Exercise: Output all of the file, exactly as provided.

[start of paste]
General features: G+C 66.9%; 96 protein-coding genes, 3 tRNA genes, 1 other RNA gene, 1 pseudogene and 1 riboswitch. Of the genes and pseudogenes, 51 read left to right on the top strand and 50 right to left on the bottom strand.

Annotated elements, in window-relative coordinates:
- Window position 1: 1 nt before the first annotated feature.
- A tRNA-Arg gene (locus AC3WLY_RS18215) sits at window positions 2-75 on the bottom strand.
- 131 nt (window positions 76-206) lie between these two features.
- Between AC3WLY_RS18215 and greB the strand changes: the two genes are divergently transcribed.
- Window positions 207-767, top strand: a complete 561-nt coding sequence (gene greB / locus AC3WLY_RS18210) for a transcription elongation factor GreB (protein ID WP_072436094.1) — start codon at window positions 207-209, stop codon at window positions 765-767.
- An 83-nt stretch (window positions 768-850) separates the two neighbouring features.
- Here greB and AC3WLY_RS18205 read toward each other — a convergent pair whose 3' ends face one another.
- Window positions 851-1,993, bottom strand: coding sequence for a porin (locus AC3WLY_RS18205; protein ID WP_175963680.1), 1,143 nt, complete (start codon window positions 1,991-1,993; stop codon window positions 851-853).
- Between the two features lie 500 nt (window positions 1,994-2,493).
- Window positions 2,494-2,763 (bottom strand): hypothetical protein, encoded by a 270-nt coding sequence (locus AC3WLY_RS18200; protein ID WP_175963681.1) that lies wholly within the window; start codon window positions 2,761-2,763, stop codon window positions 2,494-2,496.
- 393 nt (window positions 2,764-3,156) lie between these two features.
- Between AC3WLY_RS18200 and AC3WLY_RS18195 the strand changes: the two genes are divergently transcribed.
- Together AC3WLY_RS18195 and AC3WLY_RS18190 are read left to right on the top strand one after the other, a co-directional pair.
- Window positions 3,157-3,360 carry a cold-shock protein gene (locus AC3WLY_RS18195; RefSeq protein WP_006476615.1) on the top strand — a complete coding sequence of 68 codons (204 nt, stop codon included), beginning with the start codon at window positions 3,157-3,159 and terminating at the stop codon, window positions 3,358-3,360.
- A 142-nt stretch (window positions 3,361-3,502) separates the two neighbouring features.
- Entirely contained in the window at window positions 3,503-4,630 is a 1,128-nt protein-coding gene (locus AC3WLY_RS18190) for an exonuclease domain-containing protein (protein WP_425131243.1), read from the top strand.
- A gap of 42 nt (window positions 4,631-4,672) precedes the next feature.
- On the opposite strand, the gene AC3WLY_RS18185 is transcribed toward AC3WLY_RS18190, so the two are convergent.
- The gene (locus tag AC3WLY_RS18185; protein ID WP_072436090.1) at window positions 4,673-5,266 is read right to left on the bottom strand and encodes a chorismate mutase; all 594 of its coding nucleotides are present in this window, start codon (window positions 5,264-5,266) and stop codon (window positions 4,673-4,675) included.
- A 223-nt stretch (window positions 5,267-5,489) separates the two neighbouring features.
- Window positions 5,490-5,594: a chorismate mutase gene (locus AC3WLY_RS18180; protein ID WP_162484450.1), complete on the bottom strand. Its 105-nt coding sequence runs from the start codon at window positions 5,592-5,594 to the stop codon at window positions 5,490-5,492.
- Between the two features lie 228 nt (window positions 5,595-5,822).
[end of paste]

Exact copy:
General features: G+C 66.9%; 96 protein-coding genes, 3 tRNA genes, 1 other RNA gene, 1 pseudogene and 1 riboswitch. Of the genes and pseudogenes, 51 read left to right on the top strand and 50 right to left on the bottom strand.

Annotated elements, in window-relative coordinates:
- Window position 1: 1 nt before the first annotated feature.
- A tRNA-Arg gene (locus AC3WLY_RS18215) sits at window positions 2-75 on the bottom strand.
- 131 nt (window positions 76-206) lie between these two features.
- Between AC3WLY_RS18215 and greB the strand changes: the two genes are divergently transcribed.
- Window positions 207-767, top strand: a complete 561-nt coding sequence (gene greB / locus AC3WLY_RS18210) for a transcription elongation factor GreB (protein ID WP_072436094.1) — start codon at window positions 207-209, stop codon at window positions 765-767.
- An 83-nt stretch (window positions 768-850) separates the two neighbouring features.
- Here greB and AC3WLY_RS18205 read toward each other — a convergent pair whose 3' ends face one another.
- Window positions 851-1,993, bottom strand: coding sequence for a porin (locus AC3WLY_RS18205; protein ID WP_175963680.1), 1,143 nt, complete (start codon window positions 1,991-1,993; stop codon window positions 851-853).
- Between the two features lie 500 nt (window positions 1,994-2,493).
- Window positions 2,494-2,763 (bottom strand): hypothetical protein, encoded by a 270-nt coding sequence (locus AC3WLY_RS18200; protein ID WP_175963681.1) that lies wholly within the window; start codon window positions 2,761-2,763, stop codon window positions 2,494-2,496.
- 393 nt (window positions 2,764-3,156) lie between these two features.
- Between AC3WLY_RS18200 and AC3WLY_RS18195 the strand changes: the two genes are divergently transcribed.
- Together AC3WLY_RS18195 and AC3WLY_RS18190 are read left to right on the top strand one after the other, a co-directional pair.
- Window positions 3,157-3,360 carry a cold-shock protein gene (locus AC3WLY_RS18195; RefSeq protein WP_006476615.1) on the top strand — a complete coding sequence of 68 codons (204 nt, stop codon included), beginning with the start codon at window positions 3,157-3,159 and terminating at the stop codon, window positions 3,358-3,360.
- A 142-nt stretch (window positions 3,361-3,502) separates the two neighbouring features.
- Entirely contained in the window at window positions 3,503-4,630 is a 1,128-nt protein-coding gene (locus AC3WLY_RS18190) for an exonuclease domain-containing protein (protein WP_425131243.1), read from the top strand.
- A gap of 42 nt (window positions 4,631-4,672) precedes the next feature.
- On the opposite strand, the gene AC3WLY_RS18185 is transcribed toward AC3WLY_RS18190, so the two are convergent.
- The gene (locus tag AC3WLY_RS18185; protein ID WP_072436090.1) at window positions 4,673-5,266 is read right to left on the bottom strand and encodes a chorismate mutase; all 594 of its coding nucleotides are present in this window, start codon (window positions 5,264-5,266) and stop codon (window positions 4,673-4,675) included.
- A 223-nt stretch (window positions 5,267-5,489) separates the two neighbouring features.
- Window positions 5,490-5,594: a chorismate mutase gene (locus AC3WLY_RS18180; protein ID WP_162484450.1), complete on the bottom strand. Its 105-nt coding sequence runs from the start codon at window positions 5,592-5,594 to the stop codon at window positions 5,490-5,492.
- Between the two features lie 228 nt (window positions 5,595-5,822).